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UK employers concerned about migration curbs

Govt study finds them fearful about restrictions on EU workers after Brexit; firms are also troubled about skills shortages

Lower-skilled sectors have seen large increases in migrants from the EEA who might not be eligible under the existing Tier-2 system, the UK report says.


BRITISH employers have become reliant on European Union (EU) workers and are concerned about restrictions after Britain leaves the bloc next year, according to a government-commissioned study published on Tuesday.

"Employers were fearful about what the future migration system might be," the Migration Advisory Committee said in an interim report. "Many employers in lower-skilled sectors have built a business model in which the ready availability of EEA (European Economic Area) migrant labour played an important, sometimes vital, role."

The UK has seen net migration from other EU countries plunge by more than a half since the 2016 Brexit referendum, with the decline most acute among citizens of the eight eastern countries, including Poland, that joined the bloc in 2004.

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Reports suggest EU citizens have been deterred by the Brexit vote, a less-favourable exchange rate and improved job opportunities in their home countries.

"The fall in the value of the pound following the referendum result and the perception that the UK is a less-attractive place to be for a migrant appear to have made it harder to recruit EEA migrants in many areas," the Migration Advisory Committee said.

Lower-skilled sectors have seen large increases in migrants from the EEA who might not be eligible under the existing Tier-2 system, the report said.

Firms were also concerned about skills shortages, and said that while training UK workers might be a long-term solution, they need workers from the EU to fill the gaps.

Theresa May's government commissioned the assessment of the impact of EU workers on the British economy a year after she took office.

Home Secretary Amber Rudd had asked the committee to assess the economic role of EU nationals as plans are developed to control migration from Europe after Britain leaves the bloc in March 2019.

The report summarises evidence the committee received from more than 400 businesses, industry bodies, government departments and other organisations between August and October last year. The final report is due in September.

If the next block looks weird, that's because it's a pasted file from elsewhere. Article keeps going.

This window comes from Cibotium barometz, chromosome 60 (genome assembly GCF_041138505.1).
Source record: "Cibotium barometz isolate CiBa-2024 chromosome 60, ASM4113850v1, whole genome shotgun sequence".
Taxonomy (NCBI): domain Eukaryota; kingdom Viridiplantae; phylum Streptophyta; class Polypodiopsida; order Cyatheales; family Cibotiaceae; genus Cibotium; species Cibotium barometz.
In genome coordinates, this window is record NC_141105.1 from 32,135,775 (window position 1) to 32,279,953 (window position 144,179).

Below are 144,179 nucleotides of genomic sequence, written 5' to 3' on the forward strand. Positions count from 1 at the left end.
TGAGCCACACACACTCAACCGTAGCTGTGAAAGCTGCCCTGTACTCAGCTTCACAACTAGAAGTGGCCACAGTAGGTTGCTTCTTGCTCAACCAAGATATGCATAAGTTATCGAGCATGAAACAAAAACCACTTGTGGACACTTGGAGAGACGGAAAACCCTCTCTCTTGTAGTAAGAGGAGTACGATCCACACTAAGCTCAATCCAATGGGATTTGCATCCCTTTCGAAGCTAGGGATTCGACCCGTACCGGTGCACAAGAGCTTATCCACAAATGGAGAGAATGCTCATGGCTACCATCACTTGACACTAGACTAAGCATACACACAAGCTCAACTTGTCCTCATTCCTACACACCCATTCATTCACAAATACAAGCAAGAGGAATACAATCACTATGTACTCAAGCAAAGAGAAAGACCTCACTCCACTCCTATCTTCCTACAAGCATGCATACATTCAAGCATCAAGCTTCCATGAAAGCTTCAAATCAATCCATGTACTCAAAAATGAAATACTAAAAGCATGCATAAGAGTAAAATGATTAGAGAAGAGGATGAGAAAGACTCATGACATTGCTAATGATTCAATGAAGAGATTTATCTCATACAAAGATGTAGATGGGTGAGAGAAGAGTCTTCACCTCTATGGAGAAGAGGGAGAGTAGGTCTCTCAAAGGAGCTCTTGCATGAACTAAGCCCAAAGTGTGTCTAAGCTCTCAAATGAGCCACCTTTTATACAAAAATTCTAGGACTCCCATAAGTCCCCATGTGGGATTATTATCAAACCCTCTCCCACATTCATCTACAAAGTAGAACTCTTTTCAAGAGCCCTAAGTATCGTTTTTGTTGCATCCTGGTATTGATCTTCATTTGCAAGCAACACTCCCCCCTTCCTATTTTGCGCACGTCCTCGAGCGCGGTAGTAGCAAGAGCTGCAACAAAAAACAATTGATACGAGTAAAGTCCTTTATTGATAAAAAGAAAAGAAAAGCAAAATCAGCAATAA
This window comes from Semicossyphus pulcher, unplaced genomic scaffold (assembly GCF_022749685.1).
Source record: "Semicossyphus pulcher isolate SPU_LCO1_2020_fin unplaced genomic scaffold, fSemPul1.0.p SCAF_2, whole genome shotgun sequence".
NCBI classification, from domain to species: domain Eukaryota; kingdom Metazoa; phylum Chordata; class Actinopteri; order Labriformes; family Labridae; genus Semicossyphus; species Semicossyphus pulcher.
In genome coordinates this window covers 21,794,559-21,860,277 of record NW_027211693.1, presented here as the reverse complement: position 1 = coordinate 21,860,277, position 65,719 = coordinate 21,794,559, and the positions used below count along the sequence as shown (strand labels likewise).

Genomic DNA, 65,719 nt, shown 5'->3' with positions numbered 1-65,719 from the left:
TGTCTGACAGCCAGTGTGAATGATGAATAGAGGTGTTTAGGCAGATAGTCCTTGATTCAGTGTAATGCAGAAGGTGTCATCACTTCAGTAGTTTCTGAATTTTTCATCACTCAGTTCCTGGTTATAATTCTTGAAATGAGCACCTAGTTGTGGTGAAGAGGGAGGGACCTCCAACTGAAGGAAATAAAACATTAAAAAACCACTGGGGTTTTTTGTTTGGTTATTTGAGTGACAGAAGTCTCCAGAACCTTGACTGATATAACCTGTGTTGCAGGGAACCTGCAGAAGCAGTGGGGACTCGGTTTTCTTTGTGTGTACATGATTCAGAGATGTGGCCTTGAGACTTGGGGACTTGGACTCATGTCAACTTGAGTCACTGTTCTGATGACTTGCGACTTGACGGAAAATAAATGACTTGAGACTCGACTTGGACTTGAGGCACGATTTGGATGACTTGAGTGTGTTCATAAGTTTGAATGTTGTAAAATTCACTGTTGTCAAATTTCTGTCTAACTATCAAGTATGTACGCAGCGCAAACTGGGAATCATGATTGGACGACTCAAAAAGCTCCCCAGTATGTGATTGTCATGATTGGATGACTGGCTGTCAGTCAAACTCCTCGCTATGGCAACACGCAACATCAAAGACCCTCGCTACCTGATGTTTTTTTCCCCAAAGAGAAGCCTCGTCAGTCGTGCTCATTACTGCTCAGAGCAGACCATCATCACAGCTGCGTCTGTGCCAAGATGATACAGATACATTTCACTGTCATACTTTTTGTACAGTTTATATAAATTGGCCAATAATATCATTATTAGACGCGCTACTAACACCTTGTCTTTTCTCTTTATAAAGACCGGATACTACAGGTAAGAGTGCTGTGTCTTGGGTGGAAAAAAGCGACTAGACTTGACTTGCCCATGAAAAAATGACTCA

Immigration was a key reason why Britons backed Brexit - there are about three million EU citizens living in the UK - but Mrs May has been forced to make concessions over residency rights in her negotiations with the EU.

That's been welcomed by businesses, with industries such as farming, food and hospitality already reporting labour shortages.

"Some sectors are struggling now to recruit and retain EEA workers," Alan Manning, chair of the Migration Advisory Committee and a professor at the London School of Economics, told reporters. "Those problems have arisen really without any change, as yet, to migration policy. Migrants have a choice, particularly under free movement, and it can't be assumed that they will come to the UK just because we or an employer wants them to."

After negotiating a transition agreement under which the benefits of EU membership and free movement of workers will continue until the end of 2020, the government has bought itself time to develop a new immigration system.

Yet ministers have disclosed little about what sort of system they want. The Migration Advisory Committee said many employers were ill-prepared for a changing labour market due to "pervasive uncertainty" about the future.

The government said it is committed to controlled and sustainable migration based on evidence from the advisory committee, businesses, universities, regional governments and the health service.

"The British people want control of our borders, and after we leave the EU we will ensure that we can control immigration to Britain from Europe, putting in place a system which works in the best interests of the whole of the UK," the Home Office said in a statement.

The advisory panel said lower immigration would "very likely lead to lower growth in total employment, and lower output growth, However, it would "not necessarily mean lower growth in output per head which is more closely connected to living standards".

And the lower wages paid to workers from new EU member states had not necessarily suppressed pay for Britons, it added. BLOOMBERG